So I felt that I would have to create a surrogate character, someone who’s just trying to read the action for his own credible dramatic reasons. And I felt that this surrogate ought—without, at all, being allegorical—to somehow embody, through his own dramatic needs, certain aspects of the environment. And that that would be the way to talk about the issues facing the region—without violating the willing suspension of disbelief.

That’s why, like the region itself, Dilawar is a kind of orphan, torn between two warring parents. He does what young people do, and what the region has done, and seeks his own autonomy. But autonomy is fraught with all kinds of moral ambiguities. In other words, I wanted to make flesh and blood out of all of these things about Kashmir that have remained either inaccessible or abstract.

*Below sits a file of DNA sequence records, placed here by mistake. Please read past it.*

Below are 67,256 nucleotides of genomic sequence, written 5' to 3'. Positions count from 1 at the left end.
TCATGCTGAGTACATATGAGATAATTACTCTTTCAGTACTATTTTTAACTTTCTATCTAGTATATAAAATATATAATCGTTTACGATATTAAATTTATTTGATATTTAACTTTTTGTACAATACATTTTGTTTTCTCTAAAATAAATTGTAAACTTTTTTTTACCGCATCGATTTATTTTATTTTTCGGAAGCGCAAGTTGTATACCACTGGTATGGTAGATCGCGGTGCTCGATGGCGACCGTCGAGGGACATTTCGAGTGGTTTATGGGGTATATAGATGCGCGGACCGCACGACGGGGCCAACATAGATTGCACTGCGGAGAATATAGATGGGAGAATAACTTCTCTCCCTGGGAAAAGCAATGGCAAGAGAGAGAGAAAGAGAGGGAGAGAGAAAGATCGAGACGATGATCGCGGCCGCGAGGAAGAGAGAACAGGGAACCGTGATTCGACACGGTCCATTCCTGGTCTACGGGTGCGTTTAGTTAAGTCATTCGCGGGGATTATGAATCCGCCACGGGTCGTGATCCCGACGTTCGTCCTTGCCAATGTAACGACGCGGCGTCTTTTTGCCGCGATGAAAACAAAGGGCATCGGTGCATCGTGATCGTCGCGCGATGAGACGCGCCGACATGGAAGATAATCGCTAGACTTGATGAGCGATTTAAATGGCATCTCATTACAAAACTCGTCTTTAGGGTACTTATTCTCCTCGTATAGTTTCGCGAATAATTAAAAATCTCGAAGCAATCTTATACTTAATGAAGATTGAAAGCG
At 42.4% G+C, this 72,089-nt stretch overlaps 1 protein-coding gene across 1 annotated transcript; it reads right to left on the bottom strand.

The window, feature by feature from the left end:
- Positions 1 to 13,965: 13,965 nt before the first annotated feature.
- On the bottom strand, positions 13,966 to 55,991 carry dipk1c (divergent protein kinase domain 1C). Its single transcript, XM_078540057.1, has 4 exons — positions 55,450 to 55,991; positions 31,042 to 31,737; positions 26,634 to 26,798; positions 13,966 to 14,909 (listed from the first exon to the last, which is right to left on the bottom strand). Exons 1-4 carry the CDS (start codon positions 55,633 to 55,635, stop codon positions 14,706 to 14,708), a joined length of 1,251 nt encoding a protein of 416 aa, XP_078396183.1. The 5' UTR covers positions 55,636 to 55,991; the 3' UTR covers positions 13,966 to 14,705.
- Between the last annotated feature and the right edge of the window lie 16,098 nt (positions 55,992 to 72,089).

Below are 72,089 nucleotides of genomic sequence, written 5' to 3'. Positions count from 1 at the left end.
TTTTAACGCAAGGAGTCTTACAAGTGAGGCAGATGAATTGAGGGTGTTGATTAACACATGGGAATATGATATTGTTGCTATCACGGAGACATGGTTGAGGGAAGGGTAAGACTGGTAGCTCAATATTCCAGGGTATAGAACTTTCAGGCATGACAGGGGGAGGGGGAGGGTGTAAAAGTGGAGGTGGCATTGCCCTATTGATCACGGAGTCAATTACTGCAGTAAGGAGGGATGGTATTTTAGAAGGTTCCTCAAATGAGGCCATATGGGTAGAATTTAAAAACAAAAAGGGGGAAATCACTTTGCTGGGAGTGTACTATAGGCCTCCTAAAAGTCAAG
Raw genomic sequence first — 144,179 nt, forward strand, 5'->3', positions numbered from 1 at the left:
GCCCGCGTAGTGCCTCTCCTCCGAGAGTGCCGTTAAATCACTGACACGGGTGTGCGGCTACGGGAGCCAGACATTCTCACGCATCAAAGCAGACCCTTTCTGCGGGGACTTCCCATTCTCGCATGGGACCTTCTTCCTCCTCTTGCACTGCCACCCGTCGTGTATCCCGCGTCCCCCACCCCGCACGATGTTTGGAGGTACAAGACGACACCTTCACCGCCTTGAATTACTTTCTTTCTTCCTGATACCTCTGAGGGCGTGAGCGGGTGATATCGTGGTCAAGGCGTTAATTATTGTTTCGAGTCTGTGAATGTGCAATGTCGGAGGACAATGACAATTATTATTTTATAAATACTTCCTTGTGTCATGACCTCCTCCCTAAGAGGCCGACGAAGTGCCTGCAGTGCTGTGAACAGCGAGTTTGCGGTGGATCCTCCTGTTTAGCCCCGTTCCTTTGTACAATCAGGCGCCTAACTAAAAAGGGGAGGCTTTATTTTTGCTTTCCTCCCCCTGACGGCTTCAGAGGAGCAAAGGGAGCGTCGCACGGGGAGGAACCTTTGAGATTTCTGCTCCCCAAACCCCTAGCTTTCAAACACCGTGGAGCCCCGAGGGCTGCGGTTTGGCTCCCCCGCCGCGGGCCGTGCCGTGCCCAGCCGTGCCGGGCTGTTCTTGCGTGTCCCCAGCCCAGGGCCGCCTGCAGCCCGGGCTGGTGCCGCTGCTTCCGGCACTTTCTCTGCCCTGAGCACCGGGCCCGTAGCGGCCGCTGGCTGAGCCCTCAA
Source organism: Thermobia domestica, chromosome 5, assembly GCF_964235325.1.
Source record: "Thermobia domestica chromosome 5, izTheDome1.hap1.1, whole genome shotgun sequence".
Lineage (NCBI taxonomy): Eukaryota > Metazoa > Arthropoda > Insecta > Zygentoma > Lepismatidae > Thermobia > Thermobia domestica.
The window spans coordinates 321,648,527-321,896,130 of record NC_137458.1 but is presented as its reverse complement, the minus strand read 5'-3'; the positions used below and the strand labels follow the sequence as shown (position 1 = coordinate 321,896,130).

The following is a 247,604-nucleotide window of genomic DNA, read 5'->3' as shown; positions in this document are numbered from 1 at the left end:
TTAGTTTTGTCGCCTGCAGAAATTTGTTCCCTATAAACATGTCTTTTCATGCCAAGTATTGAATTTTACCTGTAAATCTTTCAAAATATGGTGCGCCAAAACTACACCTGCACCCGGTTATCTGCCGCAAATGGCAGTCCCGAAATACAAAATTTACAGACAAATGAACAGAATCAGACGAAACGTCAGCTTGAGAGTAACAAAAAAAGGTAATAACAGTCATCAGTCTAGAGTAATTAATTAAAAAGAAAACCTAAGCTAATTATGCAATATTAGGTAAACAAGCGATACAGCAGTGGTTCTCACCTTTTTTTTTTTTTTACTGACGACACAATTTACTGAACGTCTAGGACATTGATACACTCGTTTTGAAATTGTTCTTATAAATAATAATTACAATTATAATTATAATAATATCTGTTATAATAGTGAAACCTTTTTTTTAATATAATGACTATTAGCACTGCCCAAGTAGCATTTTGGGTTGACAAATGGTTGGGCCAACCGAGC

The notion of an educated, 25-year-old male with a Muslim name traveling alone with a bag full of electronic equipment to make a movie about a little girl must have made them suspect me.

Guernica: Can you say more about the film you originally set out to make?

Tariq Tapa: [It was] a two-pronged project. One part was a documentary about my eight-year-old cousin’s daily routine and how that reflects the ways the education system and Islam are impacting girls’ and women’s roles in Kashmir. The other part was a fictional version on a similar theme, starring the same people. I spent two years putting together the idea and writing up a proposal, preparing the contacts, studying the context, making preproduction trips, and I got a Fulbright scholarship to do it. Everything was set up. And then I got there and everything fell apart in the first month. So I basically just started from scratch, and then had to focus on only the fictional part of the project.